I promised in a previous post to write about Reagan’s environmental policies as Governor of California, and I like to keep my promises. In that post, I discussed Newt Gingrich’s new book, Contract with the Earth. In an interview with NPR, Gingrich cited Reagan as a Governor who supported private solutions for environmental problems, rather than big government approaches like taxes, regulation, and litigation. He referred to Lou Cannon’s Governor Reagan as his source. In that post, I expressed reservations about Gingrich’s reading of Lou Cannon, but the book was not fresh in my mind, since I hadn’t read it in a couple of years. This morning, however, I read Lou Cannon’s chapter on Reagan the “Conservationist.”
I didn’t see anything about Reagan advocating new technology, which is a central component of Gingrich’s green conservatism. Moreover, Reagan did not shy away from supporting government solutions to environmental problems. He supported air pollution standards that were tougher than the federal ones, and he helped grant the California Air Resources Board the authority “to prohibit the sale or registration of vehicles in California that failed to meet state auto emissions standards” (in Cannon’s words). He signed a stiff water pollution bill that imposed a $6,000-a-day fine on polluters. Under his administration, “California added 145,000 acres of land and two underwater Pacific Ocean reserves to the state park systems,” surpassing the achievements of most other modern California Governors, according to Cannon.
At the same time, not suprisingly, Reagan had a strong conservative streak that influenced his environmental policies. He was sympathetic to loggers, for he said, “A tree is a tree–how many more do you need to look at?” But, under the influence of his resources secreatary, Ike Livermore, Jr., Reagan crafted a measure that preserved acres of redwoods while saving jobs. Even more interestingly, his opposition to big government actually put him in the environmental camp on several occasions. He opposed the construction of a federally-supported dam, which would have destroyed an environmental treasure along with the land of a Native American tribe. The land belonged to the tribe by treaty, and Reagan said in a heroic moment, “We’ve broken too many damn treaties.” He also opposed a federally-backed highway that would have destroyed beautiful scenery, with little economic gain in return. I like this one quote by Cannon: “It did not occur to the road builders and the state’s powerful water establishment–an interlocking directorate of big farmers, water boards, state agencies, and supportive legislators–that Reagan’s desire to rein in government might apply to them.”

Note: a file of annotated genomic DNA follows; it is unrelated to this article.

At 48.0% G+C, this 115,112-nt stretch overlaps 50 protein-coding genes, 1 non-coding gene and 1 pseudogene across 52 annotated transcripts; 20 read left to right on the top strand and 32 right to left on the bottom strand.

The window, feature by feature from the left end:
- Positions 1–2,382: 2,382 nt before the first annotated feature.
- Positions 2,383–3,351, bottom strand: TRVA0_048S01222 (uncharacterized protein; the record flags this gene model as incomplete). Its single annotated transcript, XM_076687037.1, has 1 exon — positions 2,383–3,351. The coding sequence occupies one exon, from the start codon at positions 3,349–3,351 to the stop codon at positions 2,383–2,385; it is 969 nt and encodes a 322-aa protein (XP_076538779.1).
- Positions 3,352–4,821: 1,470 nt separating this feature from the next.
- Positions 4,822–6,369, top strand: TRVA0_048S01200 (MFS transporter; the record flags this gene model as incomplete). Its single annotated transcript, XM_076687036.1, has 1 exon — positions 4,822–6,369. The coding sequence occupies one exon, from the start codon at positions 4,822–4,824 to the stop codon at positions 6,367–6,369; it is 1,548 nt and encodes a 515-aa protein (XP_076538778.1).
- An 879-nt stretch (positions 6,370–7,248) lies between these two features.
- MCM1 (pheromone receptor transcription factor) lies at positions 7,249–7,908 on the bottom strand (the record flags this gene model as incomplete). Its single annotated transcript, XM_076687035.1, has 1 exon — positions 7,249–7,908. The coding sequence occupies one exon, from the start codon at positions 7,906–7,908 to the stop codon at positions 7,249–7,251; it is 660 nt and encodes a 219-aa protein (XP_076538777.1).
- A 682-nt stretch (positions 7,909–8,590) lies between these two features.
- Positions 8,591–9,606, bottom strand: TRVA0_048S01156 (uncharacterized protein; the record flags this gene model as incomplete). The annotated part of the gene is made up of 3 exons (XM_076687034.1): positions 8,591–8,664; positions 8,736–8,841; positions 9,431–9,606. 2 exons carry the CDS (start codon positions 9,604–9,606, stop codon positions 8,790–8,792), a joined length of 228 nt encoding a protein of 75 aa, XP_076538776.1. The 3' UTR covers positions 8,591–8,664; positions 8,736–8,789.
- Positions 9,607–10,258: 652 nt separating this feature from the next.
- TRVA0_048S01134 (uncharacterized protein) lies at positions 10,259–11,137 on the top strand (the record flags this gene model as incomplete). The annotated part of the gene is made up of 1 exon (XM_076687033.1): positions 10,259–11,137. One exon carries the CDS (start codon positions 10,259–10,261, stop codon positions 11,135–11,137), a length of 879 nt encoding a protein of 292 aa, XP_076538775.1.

I liked this chapter because it offered a different kind of narrative. You see movies or read books about the environment, and they usually pit the evil polluting corporations against a heroic savior, big government, who consistently stands for the little guy. In this chapter, however, government was the problem, and the little guy was a victim of its intrusive policies. The hero of this story was Ronald Reagan. At the same time, contrary to Gingrich’s thesis, Governor Reagan was not adverse to government regulation, as President Reagan would be.